The basic use of smem is the same as srm, although it is a good deal slower. There are options to speed things up, but they increase the risk by performing fewer overwrite passes. For a complete list of options, read the manual on smem (the man smem command), but its basic use is just running the “smem” command, as such:
sfill – secure free space wipe
sfill follows the same general method as srm. It is used to wipe all the free space on your disk, where past files have existed. This is particularly useful if you are getting rid of a hard disk for good; you can boot a LiveCD, delete everything on the disk, and then use sfill to make sure that nothing is recoverable. You may have to be root in order to use this tool effectively, since regular users might not have write access to certain filesystems, and you might have a quota enabled. sfill usage is as such:
If you specify a directory that isn’t a mountpoint itself (for example, if you have /home/ on a separate partition, but you select /home/me/fun), sfill will wipe the freespace on which the directory resides (in the above example, the /home partition).
sswap – secure swap wipe
The sswap program is used to wipe your swap partitions, which store the data of running programs when your RAM is filled up. Therefore, feel a need to run smem, it’s probably a good idea to run sswap, too. However, before you use it you must disable your swap partition. You can determine your mounted swap devices by running:
Or looking in your /etc/fstab file for filesystems of the type “swap”. In my case, my swap partition is /dev/sda5, so to disable it I run:
Once your swap device is disabled, you can wipe it with sswipe. In my case, I run:
If you aren’t running this as root (sudo), you’re likely to get a permission denied error. As with any of the above commands, you can get more information while it’s running by adding the “-v” option for verbose mode. Also, don’t forget to re-enable swap when you’re finished! Use the swapon command:
A commonly asked question is, “how many passes does it take before a file can’t possibly be recovered by advanced tools, such as those used by law-enforcement? The answers here vary, and you can get a lot of extra information via google, but the basics are that the US Government’s standard is 7 passes, while data has been known to be recovered from as many as 14 passes. The “shred” tool allows you to specify the number of passes you wish to make, while the Secure-Delete tools use a default of 38 passes (enabling the “fast” and “lessen” options on the secure-delete tools significantly decreases the number of passes, however). Of course, more passes means more time, so there’s a trade-off here; depending on how private the data is, and how much time you have available, you may want to use a fewer or greater of passes.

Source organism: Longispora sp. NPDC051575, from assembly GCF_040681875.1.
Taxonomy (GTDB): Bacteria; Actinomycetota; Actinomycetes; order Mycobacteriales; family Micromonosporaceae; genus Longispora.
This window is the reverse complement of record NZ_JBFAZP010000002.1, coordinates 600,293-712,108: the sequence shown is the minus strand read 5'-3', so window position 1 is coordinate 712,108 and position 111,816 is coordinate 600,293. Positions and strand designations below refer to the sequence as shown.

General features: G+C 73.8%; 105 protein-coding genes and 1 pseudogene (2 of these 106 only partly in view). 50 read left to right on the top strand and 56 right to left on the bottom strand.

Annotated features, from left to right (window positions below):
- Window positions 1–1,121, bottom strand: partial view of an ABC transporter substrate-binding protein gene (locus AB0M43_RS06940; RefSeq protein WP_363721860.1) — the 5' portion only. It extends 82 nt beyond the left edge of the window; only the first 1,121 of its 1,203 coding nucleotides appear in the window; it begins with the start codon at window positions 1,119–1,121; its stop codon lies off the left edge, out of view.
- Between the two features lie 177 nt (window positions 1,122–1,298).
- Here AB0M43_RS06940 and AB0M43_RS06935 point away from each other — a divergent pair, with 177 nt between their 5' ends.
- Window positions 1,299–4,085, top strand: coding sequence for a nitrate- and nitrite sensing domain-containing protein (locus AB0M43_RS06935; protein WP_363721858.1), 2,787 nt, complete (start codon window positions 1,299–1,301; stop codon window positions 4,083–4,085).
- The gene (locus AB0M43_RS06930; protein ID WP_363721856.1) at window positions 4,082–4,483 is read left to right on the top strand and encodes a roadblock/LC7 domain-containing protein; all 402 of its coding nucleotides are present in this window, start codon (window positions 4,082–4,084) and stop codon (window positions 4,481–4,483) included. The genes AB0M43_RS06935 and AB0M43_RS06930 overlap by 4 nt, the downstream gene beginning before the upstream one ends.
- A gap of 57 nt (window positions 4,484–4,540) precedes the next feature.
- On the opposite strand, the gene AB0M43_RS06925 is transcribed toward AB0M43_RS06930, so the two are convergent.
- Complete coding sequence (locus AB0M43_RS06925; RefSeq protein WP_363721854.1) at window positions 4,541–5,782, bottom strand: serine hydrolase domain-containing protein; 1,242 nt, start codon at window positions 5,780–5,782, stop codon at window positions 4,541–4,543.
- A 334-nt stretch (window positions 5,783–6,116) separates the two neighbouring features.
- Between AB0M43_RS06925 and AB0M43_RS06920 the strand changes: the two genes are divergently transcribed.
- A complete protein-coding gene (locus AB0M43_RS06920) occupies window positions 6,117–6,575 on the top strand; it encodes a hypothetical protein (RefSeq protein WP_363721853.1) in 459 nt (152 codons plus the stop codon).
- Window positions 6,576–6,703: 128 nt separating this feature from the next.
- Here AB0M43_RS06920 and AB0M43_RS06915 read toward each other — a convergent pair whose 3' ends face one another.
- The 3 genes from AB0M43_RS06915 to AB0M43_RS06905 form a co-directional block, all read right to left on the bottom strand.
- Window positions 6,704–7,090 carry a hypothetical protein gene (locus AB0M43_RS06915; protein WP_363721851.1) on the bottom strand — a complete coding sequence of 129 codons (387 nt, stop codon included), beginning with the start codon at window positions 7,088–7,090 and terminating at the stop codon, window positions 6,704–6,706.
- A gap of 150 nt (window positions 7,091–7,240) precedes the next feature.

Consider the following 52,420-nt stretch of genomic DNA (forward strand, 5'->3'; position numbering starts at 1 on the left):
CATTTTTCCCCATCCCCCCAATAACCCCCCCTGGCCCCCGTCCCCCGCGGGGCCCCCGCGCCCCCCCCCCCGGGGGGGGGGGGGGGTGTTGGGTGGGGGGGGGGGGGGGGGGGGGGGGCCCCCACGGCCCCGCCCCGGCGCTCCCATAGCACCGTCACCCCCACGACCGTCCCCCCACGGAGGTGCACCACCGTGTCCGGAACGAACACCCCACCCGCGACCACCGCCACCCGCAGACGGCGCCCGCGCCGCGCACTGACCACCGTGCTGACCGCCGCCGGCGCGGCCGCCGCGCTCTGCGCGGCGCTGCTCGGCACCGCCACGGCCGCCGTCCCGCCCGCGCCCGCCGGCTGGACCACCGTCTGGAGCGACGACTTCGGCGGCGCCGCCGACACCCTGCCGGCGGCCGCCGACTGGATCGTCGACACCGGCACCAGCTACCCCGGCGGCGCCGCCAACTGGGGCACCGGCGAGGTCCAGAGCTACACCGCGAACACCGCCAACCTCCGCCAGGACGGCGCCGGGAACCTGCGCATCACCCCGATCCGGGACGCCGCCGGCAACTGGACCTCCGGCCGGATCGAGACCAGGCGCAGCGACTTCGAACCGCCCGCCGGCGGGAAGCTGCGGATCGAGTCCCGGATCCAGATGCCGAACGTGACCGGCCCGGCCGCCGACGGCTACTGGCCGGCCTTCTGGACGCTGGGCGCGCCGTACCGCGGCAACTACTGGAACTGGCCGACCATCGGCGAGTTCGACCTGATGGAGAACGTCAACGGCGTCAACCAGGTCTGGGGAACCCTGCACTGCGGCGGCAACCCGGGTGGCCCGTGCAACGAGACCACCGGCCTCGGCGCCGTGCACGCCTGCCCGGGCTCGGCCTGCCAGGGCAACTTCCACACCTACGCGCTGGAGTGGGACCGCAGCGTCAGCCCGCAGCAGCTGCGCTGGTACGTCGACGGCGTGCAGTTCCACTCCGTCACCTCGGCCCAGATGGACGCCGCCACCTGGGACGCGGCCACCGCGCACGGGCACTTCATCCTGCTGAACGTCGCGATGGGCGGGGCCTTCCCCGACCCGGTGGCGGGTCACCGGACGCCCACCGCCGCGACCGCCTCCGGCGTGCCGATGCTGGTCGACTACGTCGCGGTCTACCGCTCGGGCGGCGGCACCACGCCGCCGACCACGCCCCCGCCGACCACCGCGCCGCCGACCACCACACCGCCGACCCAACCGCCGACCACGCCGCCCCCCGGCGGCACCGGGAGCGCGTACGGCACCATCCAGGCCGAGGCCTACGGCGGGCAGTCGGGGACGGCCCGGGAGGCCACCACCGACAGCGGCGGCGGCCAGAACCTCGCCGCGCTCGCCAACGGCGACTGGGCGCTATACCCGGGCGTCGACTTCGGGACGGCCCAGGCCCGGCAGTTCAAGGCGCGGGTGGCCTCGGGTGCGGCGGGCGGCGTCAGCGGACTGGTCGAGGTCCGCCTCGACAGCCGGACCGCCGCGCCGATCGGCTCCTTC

Another thing to note is that RAID configurations and networked filesystems may affect the performance and effectiveness of these tools. Using a networked filesystem, for example, unless you can SSH into the remote computer, you can’t wipe the machine’s memory and swap. With RAID striping, there are more disks to consider, hence more redundant data traces, so you may want to consider doing a few extra passes. especially using the shred tool.
If you are throwing away an old hard drive (or giving/selling it to someone), have files with personal information you don’t want anyone to be able to access, or are just a paranoid-type in general, it’s important to make sure your deleted files are permanently gone. Using some simple command line tools, you can easily and effectively delete files permanently in Linux. These are simple commands that everyone should know how to use, and can come in handy if your privacy is of concern to you.
You may be interested in: Howto Delete Files Permanently and Securely in Windows. You can also add a secure-delete option to the file manager in Linux.